- Print parameters at the start of pushgp.
- Added readme comments about concurrency, -Xmx2000m, and
- Converted time limit code to use System/nanoTime (thanks to
Brian Martin). This means that time limits must now be
expressed in nanoseconds rather than milliseconds, and I
believe it will eliminate contention for shared Date objects
(but this should be checked; if there is contention then
we should revert to using Date and use thread-local date
objects as is being done with the random number generator
- Added print-return utility function for debugging.
- Added a new Push instruction, code_wrap, which pushes a 1-item
list containing the previous top item of the code stack.
- Added a new Push instruction, code_map, which acts much like
Lisp's (or Scheme's or Clojure's) "map" functions, using the
top item on the exec stack as the function to map and the top
item on the code stack as the list to map it down. The list of
results is left on top of the code stack. This is implemented
as a "macro" instruction that expands into a Push code
fragment that: 1) for each item in the list on top of the
code stack (or for the single non-list item that is there)
quotes the item onto the code stack and then runs the code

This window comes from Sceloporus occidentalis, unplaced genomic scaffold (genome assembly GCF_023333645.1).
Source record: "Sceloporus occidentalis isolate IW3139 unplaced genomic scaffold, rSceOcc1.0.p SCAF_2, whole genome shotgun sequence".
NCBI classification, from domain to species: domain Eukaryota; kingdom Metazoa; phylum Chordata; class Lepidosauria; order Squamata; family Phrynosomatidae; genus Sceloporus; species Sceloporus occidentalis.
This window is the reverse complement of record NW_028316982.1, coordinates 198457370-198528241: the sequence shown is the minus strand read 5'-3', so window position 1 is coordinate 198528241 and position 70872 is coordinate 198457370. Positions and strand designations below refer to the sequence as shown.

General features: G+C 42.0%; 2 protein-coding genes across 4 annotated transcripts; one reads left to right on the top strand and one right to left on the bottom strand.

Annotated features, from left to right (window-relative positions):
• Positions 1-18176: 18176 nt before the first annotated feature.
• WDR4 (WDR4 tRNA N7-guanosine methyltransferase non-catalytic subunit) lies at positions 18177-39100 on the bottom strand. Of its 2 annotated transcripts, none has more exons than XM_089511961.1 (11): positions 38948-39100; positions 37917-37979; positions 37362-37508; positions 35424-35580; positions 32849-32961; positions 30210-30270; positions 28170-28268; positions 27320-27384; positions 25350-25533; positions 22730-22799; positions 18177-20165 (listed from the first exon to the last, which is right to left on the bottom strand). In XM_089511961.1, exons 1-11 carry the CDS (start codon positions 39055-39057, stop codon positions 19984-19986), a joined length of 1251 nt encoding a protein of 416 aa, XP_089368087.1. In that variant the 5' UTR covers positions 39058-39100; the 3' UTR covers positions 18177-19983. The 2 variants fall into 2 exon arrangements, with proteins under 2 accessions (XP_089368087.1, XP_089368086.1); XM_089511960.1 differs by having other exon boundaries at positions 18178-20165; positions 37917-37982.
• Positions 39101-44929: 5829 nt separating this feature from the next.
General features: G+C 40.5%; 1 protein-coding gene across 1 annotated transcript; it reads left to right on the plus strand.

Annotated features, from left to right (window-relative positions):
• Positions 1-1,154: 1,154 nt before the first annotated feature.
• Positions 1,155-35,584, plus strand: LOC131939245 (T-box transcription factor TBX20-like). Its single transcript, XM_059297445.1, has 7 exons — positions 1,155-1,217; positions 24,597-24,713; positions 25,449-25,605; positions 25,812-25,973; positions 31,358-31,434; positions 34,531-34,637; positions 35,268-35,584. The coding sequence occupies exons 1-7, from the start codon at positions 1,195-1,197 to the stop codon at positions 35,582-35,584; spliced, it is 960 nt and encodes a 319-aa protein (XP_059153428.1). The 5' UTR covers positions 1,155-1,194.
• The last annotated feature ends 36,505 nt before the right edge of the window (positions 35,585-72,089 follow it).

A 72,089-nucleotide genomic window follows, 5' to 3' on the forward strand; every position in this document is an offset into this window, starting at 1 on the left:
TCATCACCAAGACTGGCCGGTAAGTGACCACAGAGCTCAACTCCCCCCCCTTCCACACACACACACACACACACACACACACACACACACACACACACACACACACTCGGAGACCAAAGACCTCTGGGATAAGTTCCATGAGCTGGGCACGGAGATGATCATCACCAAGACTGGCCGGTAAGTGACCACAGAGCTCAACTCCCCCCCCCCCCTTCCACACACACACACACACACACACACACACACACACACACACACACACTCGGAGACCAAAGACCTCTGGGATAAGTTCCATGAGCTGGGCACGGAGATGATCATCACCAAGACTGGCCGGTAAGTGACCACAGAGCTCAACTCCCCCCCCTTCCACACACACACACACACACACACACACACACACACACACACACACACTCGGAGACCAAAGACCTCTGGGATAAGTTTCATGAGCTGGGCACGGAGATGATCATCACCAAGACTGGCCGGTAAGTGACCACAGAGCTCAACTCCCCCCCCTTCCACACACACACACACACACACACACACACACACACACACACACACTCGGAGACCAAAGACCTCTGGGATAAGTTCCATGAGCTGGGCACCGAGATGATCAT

that's on top of the exec stack; 2) uses code_wrap to push a
list containing the last result onto the code stack; 3)
executes as many instances of code_cons as are necessary to
add all of the other results onto the list. Note that this
will act like an ordinary "map" function only when the code on
the exec stack leaves a single output on the code stack in
place of each input on the code stack; if it consumes or
produces more or less code then the effect will be quite
20100502: - Made thread-local random integer function (lrand-int) safe for
bignums, but arguments greater than 2^31-1 are treated as if
they were 2^31-1 (2147483647).
20100526: - Reimplemented subst to use clojure.walk/postwalk-replace. Also
fixed comment, which described args backwards. (The behavior
was correct, emulating Common Lisp subst.)
20100918: - Created Eclipse project.
- Deleted re-load/backtrace utils.
- Removed shuffle, as it is now in clojure.core (in Clojure 1.2).
- Removed gratuitous def in define-registered.
- Added atom for instruction-table.
- Added atom for registered-instructions; NOTE: requires user
code that refers to registered-instructions to refer to
@registered-instructions instead. (Example odd.clj changed
to reflect this.)
- Added to-do item "Convert structs to records, which should be
faster. Experiments with Clojure 1.2 show this to be faster
but there are not good examples yet to serve as the basis for
- Added atoms for global-atom-generators and
- Changed pushgp to take keyword arguments rather than a parameter
map. NOTE: this requires calls to pushgp to be written differently.
Updated examples to reflect this.
20100921: - Removed random-element in favor of rand-nth.